March 21, 2011

European Parliament wants to make software producers liable for defects

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Brussels, March 21st 2011 — The European Parliament wants to make software producers liable for defects. Ahead of the vote on the Consumer Rights Directive on Thursday 24 March, a political agreement amongst the groups in the European Parliament would put software and webservices providers liable for damages under the goal of providing consumer protection.

“During the software patent debate we underlined that Data processing is no field of technology”, explains FFII president Benjamin Henrion. “The physical world is different from the digital environment”. He continues: “Similar to the software patent directive, it is another piece of legislation that makes software development a much more risky business”.

“Treating software services with same rules than those applicable to sales of physical goods will have unforeseeable consequences on European digital spaces, in particular for free and open software”, says André Rebentisch from the FFII. “These broader issues should be addressed by a Digital Services Directive for better consumer protection of software, cloud and ecommerce services, for instance by reforming the 10 years old eCommerce Directive.”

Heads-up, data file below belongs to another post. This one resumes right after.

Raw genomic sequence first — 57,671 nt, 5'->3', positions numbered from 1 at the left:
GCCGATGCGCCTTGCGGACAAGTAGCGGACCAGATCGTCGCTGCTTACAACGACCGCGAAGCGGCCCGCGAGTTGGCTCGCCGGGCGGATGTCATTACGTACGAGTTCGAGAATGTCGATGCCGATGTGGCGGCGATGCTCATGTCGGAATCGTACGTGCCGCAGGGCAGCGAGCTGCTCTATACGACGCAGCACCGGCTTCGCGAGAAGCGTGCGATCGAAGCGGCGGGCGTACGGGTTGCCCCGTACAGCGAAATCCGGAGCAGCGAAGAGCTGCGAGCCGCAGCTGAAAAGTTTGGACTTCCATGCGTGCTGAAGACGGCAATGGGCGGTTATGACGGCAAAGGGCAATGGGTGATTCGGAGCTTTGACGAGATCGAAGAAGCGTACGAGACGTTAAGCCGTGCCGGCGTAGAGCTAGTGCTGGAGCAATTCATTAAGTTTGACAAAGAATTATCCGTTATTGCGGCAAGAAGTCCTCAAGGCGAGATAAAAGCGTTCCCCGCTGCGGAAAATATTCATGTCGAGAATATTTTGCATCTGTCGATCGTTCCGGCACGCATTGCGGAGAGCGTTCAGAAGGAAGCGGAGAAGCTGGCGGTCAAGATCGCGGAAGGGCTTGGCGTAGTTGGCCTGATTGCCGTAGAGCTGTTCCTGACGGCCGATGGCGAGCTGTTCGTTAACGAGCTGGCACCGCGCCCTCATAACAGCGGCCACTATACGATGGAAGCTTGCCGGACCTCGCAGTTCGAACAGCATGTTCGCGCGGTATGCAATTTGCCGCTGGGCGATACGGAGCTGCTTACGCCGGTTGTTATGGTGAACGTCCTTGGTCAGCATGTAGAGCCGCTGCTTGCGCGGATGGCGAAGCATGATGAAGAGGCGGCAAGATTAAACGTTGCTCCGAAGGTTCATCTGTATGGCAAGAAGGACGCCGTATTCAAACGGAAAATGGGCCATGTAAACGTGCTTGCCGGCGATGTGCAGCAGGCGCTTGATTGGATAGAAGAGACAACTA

On the other side, the Schwab Consumer Directive fails to solve essential issues of consumers in the digital environment such as interoperability enforcement, protection from patent threats, freedom and openness, data portability and privacy protection.

Recommendation

– request a split vote on Amendment 61 (Article 2.2a (new)) to reject the following language “and any intangible item usable in a manner which can be equated to physical possession”

Contact

FFII Office Berlin
Malmöer Str. 6
D-10439 Berlin
Fon: +49-30-41722597
Fax Service: +49-721-509663769
office at ffii.org

About FFII

The FFII is a not-for-profit association registered in twenty European countries, dedicated to the development of information goods for the public benefit, based on copyright, free competition, open standards. More than 1000 members, 3,500 companies and 100,000 supporters have entrusted the FFII to act as their voice in public policy questions concerning exclusion rights (intellectual property) in data processing.